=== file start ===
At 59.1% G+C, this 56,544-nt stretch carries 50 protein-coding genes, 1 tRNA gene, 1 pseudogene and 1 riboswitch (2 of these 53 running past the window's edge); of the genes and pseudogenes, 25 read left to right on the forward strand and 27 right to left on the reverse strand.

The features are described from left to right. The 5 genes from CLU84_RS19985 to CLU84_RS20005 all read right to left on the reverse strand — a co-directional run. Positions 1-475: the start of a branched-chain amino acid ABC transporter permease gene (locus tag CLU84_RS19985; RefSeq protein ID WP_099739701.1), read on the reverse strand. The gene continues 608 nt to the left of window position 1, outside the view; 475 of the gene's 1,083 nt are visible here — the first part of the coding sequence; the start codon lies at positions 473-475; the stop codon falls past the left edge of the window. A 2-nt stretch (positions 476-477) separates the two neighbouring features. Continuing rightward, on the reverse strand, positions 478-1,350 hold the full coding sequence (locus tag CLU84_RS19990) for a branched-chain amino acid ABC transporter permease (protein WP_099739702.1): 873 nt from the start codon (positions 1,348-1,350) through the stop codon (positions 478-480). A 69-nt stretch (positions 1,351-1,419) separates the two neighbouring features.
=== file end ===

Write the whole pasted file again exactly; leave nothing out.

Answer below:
At 59.1% G+C, this 56,544-nt stretch carries 50 protein-coding genes, 1 tRNA gene, 1 pseudogene and 1 riboswitch (2 of these 53 running past the window's edge); of the genes and pseudogenes, 25 read left to right on the forward strand and 27 right to left on the reverse strand.

The features are described from left to right. The 5 genes from CLU84_RS19985 to CLU84_RS20005 all read right to left on the reverse strand — a co-directional run. Positions 1-475: the start of a branched-chain amino acid ABC transporter permease gene (locus tag CLU84_RS19985; RefSeq protein ID WP_099739701.1), read on the reverse strand. The gene continues 608 nt to the left of window position 1, outside the view; 475 of the gene's 1,083 nt are visible here — the first part of the coding sequence; the start codon lies at positions 473-475; the stop codon falls past the left edge of the window. A 2-nt stretch (positions 476-477) separates the two neighbouring features. Continuing rightward, on the reverse strand, positions 478-1,350 hold the full coding sequence (locus tag CLU84_RS19990) for a branched-chain amino acid ABC transporter permease (protein WP_099739702.1): 873 nt from the start codon (positions 1,348-1,350) through the stop codon (positions 478-480). A 69-nt stretch (positions 1,351-1,419) separates the two neighbouring features.